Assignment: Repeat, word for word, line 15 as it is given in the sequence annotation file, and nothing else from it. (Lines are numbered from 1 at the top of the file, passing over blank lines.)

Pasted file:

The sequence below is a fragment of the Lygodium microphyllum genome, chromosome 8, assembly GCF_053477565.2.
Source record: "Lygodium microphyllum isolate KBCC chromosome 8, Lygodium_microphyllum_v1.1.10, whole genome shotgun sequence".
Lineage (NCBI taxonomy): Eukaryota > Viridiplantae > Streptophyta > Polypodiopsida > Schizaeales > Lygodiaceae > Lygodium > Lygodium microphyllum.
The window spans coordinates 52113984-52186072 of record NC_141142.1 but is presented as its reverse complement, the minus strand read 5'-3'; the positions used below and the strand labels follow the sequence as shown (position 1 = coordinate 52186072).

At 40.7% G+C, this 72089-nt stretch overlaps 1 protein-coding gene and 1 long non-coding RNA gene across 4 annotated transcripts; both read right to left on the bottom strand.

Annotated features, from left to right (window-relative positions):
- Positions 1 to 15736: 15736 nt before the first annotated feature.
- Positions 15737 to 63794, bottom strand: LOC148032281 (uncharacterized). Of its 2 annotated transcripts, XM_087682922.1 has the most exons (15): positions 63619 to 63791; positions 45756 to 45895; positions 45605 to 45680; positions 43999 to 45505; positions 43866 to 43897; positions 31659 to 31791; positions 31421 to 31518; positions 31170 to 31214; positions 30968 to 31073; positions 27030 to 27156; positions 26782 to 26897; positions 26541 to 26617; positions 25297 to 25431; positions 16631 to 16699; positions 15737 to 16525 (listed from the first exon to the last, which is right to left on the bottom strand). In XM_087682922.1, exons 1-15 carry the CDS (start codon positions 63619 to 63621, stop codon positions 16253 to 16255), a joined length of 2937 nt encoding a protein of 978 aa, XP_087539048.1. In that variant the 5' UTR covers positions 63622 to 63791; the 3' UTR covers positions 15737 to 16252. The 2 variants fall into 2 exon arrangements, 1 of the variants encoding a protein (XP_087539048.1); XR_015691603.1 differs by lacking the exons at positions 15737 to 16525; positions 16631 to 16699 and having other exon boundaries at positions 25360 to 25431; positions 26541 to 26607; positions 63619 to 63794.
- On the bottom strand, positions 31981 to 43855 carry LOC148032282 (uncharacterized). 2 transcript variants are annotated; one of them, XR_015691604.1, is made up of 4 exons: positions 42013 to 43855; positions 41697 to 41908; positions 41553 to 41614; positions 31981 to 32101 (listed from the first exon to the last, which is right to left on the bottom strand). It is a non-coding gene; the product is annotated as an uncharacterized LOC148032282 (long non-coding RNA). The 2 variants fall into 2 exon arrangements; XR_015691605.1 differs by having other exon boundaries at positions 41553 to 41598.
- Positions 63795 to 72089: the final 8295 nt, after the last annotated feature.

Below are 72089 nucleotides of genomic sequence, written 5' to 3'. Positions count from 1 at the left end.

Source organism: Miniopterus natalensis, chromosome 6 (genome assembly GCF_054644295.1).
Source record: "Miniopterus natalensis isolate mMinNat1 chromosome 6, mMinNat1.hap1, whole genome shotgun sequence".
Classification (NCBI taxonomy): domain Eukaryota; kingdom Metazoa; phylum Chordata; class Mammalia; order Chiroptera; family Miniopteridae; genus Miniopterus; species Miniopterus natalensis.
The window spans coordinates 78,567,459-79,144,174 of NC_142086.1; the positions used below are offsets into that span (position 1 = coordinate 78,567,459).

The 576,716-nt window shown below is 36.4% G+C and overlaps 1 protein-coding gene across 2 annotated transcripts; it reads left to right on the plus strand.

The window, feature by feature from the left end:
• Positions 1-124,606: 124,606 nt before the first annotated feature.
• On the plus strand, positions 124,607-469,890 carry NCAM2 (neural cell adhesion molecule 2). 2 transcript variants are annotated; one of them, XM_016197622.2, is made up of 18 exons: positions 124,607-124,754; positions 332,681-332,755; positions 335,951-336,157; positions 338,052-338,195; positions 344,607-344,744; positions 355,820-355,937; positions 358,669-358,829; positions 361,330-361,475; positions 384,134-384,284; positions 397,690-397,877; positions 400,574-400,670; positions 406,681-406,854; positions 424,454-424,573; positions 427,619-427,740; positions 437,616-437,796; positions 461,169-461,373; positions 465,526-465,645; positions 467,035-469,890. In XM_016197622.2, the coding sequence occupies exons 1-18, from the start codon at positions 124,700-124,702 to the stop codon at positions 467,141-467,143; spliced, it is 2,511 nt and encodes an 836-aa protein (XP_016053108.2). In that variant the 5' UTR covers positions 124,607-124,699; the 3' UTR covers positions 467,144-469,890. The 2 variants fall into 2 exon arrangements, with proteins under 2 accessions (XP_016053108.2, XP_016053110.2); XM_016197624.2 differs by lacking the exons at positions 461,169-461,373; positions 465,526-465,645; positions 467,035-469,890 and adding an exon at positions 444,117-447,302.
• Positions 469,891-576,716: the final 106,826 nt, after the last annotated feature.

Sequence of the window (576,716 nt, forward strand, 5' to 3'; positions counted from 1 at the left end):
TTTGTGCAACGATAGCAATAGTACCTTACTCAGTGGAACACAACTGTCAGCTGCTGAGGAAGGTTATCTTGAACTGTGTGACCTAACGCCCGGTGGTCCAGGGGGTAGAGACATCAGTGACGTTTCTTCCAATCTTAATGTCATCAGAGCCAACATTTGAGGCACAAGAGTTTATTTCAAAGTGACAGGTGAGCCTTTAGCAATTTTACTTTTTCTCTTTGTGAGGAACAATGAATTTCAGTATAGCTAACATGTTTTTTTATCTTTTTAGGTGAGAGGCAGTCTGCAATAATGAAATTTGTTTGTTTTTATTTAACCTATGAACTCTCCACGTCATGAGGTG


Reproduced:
The window spans coordinates 78,567,459-79,144,174 of NC_142086.1; the positions used below are offsets into that span (position 1 = coordinate 78,567,459).